Profile Panjshiris are not always classified as a separate community because they are considered as falling within the Tajik ethnic…+ LEARN MORE
Panjshiris are not always classified as a separate community because they are considered as falling within the Tajik ethnic grouping. However, they display certain distinct characteristics from their ethnic cousins that often identify them as a specific minority in their own right. It can be speculated that their name comes from the Panjshiri valley, where they were living. They practice Sunni Islam and speak a language known as Panjshiri, which is a dialect of Dari (Farsi dialect). They inhabit the mainly mountainous areas north of Kabul in and around the Panjshir valley.
Like Nuristanis, they live at relatively high altitudes in mountainous areas with limited access to land. They have traditionally derived their livelihood from animal husbandry. With increasing migration to Kabul for work, Panjshiris have gradually begun to provide a source of unskilled labour that is only second to the Hazaras. A significant number have also traditionally worked in semi-skilled professions, as drivers and mechanics.
Socially and politically, Panjshiris fall into the same category as other suppressed ethnic groups such as the Hazaras and Nuristanis, with very few people in high-ranking positions in the army and the government in Kabul.
Panjshiris played an important role in providing resistance against the Soviet occupation. Like the Hazaras and Nuristanis, they initially remained independent, without affiliation to any political party during the war with the Soviet Union. However, Panjshiris gradually achieved prominence in the resistance under the command of Ahmad Shah Masoud, when their army came to control vast areas of northern Afghanistan.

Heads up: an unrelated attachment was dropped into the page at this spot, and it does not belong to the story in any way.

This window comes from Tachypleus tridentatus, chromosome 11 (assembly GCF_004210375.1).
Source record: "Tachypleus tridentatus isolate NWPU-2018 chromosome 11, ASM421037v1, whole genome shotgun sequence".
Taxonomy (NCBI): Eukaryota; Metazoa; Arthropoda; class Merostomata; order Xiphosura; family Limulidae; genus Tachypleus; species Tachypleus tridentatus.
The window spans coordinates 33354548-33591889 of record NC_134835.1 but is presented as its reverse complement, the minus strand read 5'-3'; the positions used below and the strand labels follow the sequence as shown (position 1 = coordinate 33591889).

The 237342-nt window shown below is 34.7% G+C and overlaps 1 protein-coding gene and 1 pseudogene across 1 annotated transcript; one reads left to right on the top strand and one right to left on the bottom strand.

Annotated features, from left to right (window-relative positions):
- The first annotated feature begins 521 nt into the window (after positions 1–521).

During a period of heightened ethnic tensions under the Taliban in 1998, non-Pashtun Afghans were denied free movement within the country, solely based on ethnicity. Many Panjshiris, mainly men and boys as young as 12, along with Tajiks, Hazaras and Uzbeks were captured by the Taliban guards, sent to Qandahar and imprisoned. Due to their distinctive ethnic features, they could not hide from the Taliban and as a consequence suffered greatly.
After the fall of the Taliban regime, Panjshiris, along with other Tajiks, formed the core of the Northern Alliance and gained power in some important ministries, as well as some control of the military. A number of Panjshiris have however been articulating the view that the community should give up some of the control if it is to achieve a more diverse and ethnically equally representative government.
Pansjhiri participation in politics has increased dramatically in recent times, and members of the community have been able to run as presidential candidates. The current politics of Afghanistan shows that the Panjshiris have taken a great share of administrative and political power since the overthrow of the Taliban, which has raised some concerns given how small a minority they represent. This accusation has been particularly targeted at their pervasive role in the Afghanistan’s intelligence agency, the National Directorate of Security (NDS).
Updated August 2018
Minorities and indigenous peoples in
Peoples under Threat map
Our interactive map highlights countries most at risk of genocide and mass killing.See where Afghanistan ranks